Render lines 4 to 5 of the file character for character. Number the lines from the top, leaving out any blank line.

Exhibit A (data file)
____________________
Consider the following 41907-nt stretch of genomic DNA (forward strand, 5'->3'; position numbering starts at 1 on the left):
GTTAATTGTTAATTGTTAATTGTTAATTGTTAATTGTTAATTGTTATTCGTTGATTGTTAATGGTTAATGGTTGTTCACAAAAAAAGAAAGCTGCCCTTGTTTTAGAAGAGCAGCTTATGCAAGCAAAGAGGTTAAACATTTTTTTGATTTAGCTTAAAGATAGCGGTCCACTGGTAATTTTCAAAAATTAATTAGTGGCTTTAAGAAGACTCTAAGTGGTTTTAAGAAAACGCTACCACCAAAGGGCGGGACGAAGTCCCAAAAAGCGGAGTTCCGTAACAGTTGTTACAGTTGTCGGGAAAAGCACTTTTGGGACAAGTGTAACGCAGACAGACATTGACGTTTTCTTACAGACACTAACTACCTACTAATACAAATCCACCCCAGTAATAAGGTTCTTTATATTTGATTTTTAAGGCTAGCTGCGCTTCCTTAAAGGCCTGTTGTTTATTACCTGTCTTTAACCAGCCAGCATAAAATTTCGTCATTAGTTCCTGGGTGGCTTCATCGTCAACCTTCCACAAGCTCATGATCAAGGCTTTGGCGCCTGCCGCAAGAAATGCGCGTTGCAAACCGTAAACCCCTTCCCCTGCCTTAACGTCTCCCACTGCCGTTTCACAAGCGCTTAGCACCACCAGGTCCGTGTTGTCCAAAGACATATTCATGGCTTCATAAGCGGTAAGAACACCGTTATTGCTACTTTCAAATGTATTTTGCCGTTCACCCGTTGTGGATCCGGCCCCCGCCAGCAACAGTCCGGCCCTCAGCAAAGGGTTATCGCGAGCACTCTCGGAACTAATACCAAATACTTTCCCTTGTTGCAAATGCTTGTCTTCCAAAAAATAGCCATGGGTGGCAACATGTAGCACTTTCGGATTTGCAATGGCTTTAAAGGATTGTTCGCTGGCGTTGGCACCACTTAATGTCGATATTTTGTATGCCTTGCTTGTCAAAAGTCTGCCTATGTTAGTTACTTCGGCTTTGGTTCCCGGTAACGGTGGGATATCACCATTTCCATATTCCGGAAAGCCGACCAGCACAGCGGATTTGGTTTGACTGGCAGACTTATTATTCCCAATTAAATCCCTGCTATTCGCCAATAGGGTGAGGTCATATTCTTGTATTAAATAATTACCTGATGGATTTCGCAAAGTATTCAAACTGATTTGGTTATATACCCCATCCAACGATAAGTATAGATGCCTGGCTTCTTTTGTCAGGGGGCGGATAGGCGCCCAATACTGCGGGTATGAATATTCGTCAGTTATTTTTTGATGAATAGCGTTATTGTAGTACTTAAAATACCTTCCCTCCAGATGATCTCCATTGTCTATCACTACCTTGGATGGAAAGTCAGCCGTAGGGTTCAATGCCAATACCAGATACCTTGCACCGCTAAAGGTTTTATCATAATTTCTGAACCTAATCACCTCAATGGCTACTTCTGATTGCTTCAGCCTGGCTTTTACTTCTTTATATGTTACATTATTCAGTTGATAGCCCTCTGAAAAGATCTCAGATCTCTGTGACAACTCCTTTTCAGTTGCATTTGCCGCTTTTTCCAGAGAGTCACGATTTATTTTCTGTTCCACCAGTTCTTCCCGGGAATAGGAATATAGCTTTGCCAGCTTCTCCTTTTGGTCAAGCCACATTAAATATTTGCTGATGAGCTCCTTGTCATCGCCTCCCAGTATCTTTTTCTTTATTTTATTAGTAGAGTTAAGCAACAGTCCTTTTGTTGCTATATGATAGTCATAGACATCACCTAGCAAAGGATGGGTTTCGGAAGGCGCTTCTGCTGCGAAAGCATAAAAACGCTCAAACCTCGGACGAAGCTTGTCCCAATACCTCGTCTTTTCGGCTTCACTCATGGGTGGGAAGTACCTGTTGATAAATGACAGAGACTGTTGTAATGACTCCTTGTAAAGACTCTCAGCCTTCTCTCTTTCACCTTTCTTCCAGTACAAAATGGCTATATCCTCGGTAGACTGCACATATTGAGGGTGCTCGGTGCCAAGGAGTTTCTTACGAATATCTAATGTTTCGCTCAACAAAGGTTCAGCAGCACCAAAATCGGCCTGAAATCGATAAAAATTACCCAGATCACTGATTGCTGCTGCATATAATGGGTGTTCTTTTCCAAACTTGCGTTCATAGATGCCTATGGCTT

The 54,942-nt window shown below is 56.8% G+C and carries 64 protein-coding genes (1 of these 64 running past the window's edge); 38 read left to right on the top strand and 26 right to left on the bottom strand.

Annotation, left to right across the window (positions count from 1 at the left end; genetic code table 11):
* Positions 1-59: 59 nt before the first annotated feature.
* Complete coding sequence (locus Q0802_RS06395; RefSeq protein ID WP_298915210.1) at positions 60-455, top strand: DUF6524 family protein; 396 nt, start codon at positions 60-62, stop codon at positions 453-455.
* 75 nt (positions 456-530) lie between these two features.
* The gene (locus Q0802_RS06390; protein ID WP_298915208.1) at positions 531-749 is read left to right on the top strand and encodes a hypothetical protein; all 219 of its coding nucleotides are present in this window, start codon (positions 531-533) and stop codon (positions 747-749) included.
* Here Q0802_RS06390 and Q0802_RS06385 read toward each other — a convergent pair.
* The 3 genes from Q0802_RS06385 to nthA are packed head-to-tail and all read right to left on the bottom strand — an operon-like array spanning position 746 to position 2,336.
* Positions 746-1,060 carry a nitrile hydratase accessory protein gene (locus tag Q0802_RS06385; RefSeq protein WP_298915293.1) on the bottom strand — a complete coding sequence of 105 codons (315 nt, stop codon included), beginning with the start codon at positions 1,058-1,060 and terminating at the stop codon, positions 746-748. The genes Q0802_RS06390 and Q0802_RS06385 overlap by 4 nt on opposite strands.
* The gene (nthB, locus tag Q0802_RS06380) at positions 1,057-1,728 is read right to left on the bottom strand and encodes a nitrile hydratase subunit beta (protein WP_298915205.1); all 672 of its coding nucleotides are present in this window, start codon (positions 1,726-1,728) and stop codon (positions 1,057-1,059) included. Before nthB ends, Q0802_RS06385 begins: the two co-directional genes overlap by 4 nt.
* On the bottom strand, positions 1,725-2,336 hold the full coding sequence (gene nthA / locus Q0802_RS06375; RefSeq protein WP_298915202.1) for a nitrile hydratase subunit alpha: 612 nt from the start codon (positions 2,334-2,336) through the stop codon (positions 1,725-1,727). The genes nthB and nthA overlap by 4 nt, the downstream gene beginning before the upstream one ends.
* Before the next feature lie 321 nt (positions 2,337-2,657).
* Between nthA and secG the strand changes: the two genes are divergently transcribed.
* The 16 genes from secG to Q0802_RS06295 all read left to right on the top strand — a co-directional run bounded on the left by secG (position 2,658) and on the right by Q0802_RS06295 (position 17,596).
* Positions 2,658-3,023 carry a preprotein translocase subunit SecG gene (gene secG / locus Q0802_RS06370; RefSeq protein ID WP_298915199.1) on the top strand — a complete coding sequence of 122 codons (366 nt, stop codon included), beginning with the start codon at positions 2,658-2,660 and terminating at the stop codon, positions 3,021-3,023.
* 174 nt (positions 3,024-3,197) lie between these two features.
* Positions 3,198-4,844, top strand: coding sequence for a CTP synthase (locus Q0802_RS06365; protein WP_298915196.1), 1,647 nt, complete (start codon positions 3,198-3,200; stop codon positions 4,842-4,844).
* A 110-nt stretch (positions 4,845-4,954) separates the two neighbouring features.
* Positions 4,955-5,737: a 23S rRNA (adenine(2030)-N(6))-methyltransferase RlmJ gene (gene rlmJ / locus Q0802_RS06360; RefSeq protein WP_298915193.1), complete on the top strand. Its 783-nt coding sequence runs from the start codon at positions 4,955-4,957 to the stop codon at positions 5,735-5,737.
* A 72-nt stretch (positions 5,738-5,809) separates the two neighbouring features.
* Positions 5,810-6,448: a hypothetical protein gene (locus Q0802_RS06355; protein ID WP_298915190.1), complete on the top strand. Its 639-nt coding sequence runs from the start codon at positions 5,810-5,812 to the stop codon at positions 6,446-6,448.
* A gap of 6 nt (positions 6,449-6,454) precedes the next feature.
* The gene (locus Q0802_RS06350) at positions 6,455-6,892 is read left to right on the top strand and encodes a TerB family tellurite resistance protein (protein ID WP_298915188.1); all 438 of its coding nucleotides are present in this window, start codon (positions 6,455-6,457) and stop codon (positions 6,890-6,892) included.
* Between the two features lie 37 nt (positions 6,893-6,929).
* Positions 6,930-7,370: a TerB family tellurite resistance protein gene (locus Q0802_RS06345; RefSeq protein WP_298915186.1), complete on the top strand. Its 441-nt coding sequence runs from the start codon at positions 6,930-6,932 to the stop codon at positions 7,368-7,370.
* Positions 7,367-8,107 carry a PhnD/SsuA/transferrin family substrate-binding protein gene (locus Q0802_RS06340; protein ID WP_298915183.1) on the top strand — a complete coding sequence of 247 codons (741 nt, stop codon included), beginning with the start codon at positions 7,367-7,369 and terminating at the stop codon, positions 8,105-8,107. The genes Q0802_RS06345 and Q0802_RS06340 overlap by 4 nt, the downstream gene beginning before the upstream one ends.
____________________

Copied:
Annotation, left to right across the window (positions count from 1 at the left end; genetic code table 11):
* Positions 1-59: 59 nt before the first annotated feature.